Cosmic-ray-related signals from detectors in space: the spitzer/irac si:As ibc devices

J. Brendan Hagan, George Rieke, Ori D. Fox, Alberto Noriega-Crespo, Dean C. Hines, Misty Cracraft, Macarena García Marín

Research output: Contribution to journalArticlepeer-review

4 Scopus citations


We evaluate the hit rate of cosmic rays and their daughter particles on the Si:As IBC detectors in the IRAC instrument on the Spitzer Space Telescope. The hit rate follows the ambient proton flux closely, but the hits occur at more than twice the rate expected just from this flux. Toward large amplitudes, the size distribution of hits by single-charge particles (muons) follows the Landau Distribution. The amplitudes of the hits are distributed to well below the energy loss of a traditional “average minimum-ionizing proton” as a result of statistical fluctuations in the ionization loss within the detectors. Nonetheless, hits with amplitudes less than a few hundred electrons are rare; this places nearly all hits in an amplitude range that is readily identified given the read noises of modern solidstate detectors. The spread of individual hits over multiple pixels is dominated by geometric effects, i.e., the range of incident angles, but shows a modest excess probably due to: (1) showering and scattering of particles; (2) the energy imparted on the ionization products by the energetic protons; and (3) interpixel capacitance. Although this study is focused on a specific detector type, it should have general application to operation of modern solid-state detectors in space.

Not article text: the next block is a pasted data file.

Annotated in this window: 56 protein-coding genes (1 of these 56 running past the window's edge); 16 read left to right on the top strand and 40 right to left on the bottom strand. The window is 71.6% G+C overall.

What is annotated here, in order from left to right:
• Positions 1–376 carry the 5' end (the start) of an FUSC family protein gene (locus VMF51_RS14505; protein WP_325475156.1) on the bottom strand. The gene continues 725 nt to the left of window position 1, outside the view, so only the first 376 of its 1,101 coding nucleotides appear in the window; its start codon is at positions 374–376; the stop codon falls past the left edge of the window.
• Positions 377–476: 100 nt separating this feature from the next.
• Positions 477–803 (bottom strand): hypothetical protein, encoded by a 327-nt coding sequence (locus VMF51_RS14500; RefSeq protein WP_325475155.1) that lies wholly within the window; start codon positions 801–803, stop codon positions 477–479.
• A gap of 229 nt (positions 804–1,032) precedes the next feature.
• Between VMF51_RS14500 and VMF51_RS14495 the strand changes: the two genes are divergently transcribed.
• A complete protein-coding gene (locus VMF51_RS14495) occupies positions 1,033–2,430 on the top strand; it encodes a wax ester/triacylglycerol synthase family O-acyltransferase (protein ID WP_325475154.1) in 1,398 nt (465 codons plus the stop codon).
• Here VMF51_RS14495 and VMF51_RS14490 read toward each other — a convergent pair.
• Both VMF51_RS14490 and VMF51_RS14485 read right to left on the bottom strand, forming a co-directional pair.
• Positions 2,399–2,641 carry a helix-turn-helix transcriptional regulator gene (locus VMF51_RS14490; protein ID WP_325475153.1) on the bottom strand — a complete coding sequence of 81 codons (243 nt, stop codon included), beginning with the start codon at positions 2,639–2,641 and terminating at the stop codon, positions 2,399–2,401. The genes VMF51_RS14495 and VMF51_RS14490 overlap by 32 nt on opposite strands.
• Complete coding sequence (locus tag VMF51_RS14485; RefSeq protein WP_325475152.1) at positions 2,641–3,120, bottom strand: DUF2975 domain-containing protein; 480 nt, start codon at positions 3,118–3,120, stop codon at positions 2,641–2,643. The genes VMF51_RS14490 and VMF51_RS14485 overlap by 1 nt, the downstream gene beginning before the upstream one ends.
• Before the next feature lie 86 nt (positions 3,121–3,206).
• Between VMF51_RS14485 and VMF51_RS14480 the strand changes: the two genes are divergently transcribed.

Original languageEnglish (US)
Article number114503
JournalPublications of the Astronomical Society of the Pacific
Issue number1029
StatePublished - Nov 1 2021


  • Infrared Astronomical Satellite
  • Infrared astronomy
  • Space vehicle instruments

ASJC Scopus subject areas

  • Astronomy and Astrophysics
  • Space and Planetary Science


Dive into the research topics of 'Cosmic-ray-related signals from detectors in space: the spitzer/irac si:As ibc devices'. Together they form a unique fingerprint.

Cite this